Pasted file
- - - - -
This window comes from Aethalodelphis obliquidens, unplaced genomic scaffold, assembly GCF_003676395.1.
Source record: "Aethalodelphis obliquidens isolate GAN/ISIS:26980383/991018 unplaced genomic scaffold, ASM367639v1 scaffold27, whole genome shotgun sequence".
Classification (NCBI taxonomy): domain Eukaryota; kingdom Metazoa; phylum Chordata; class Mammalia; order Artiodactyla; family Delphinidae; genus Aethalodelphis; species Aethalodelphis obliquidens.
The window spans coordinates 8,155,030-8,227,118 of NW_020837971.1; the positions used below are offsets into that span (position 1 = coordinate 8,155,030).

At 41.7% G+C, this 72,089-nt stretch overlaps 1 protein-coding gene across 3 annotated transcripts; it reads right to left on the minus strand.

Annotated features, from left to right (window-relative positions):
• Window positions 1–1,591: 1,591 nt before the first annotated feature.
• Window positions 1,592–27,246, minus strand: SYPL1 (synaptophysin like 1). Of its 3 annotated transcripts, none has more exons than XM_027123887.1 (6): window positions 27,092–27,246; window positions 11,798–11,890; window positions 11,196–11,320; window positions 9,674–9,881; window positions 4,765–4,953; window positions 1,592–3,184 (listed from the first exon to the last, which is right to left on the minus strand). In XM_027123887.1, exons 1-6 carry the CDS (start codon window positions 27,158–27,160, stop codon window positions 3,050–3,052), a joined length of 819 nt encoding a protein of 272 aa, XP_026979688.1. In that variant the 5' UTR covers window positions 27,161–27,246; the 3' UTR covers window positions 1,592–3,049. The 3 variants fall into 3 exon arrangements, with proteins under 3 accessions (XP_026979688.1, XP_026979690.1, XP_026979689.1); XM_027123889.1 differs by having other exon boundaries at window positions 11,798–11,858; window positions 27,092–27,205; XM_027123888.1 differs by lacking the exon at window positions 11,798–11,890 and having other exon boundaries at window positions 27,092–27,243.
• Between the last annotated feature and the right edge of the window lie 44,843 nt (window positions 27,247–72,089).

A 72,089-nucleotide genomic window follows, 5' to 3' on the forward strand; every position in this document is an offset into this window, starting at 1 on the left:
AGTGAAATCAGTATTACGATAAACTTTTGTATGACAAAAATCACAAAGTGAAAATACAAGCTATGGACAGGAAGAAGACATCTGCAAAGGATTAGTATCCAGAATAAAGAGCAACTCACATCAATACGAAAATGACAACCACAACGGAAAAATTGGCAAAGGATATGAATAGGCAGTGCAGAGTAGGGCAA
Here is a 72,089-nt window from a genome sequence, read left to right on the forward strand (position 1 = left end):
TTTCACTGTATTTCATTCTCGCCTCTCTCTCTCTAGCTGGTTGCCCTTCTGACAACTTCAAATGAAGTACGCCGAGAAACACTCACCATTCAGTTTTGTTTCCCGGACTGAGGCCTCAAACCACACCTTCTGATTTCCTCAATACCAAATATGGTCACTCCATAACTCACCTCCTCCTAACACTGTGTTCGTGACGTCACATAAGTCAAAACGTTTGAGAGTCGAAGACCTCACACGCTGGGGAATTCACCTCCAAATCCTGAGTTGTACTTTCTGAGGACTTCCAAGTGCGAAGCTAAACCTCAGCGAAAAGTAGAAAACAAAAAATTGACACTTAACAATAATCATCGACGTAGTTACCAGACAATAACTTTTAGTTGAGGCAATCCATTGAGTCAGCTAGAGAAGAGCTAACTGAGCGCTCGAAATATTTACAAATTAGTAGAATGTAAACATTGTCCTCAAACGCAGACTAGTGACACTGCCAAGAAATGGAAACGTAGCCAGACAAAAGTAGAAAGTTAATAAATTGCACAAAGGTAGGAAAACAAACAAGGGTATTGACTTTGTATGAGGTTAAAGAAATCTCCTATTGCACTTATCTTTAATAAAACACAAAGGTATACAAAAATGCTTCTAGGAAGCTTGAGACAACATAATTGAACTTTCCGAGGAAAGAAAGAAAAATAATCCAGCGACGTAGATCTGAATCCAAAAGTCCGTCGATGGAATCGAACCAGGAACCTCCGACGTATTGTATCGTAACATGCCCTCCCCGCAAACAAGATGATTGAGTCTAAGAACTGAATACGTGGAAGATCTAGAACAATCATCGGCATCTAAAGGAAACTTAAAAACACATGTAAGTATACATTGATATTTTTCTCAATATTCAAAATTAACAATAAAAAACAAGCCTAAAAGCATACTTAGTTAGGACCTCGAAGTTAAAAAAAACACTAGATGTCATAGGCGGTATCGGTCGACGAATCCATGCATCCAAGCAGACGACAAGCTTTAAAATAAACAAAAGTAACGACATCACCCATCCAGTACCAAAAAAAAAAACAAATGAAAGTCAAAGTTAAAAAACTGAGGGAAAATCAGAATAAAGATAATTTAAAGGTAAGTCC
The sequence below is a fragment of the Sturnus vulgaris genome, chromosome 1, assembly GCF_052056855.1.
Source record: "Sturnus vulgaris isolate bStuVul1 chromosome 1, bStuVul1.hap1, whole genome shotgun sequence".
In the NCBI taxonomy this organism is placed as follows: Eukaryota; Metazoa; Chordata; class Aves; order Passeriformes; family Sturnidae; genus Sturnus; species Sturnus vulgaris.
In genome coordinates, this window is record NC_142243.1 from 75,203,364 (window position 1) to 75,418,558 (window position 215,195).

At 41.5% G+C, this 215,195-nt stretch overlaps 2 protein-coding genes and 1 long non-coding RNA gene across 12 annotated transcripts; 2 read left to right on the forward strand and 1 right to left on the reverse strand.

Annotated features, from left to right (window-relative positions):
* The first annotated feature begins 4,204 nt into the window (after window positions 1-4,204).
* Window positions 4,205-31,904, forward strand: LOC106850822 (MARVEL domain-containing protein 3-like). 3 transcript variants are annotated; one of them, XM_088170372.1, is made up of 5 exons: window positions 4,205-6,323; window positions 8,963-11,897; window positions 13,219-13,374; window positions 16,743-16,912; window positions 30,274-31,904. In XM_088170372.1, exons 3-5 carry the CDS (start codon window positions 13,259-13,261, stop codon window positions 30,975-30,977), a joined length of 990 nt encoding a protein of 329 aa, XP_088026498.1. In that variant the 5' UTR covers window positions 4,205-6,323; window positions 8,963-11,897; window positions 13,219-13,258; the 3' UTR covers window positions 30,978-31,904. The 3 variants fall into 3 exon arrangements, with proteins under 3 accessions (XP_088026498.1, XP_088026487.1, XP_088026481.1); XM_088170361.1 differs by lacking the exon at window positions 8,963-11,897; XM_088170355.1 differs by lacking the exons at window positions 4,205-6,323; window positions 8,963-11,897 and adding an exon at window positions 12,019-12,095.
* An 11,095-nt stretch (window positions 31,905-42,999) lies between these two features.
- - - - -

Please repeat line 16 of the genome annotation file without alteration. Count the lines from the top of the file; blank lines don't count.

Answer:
In the NCBI taxonomy this organism is placed as follows: Eukaryota; Metazoa; Chordata; class Aves; order Passeriformes; family Sturnidae; genus Sturnus; species Sturnus vulgaris.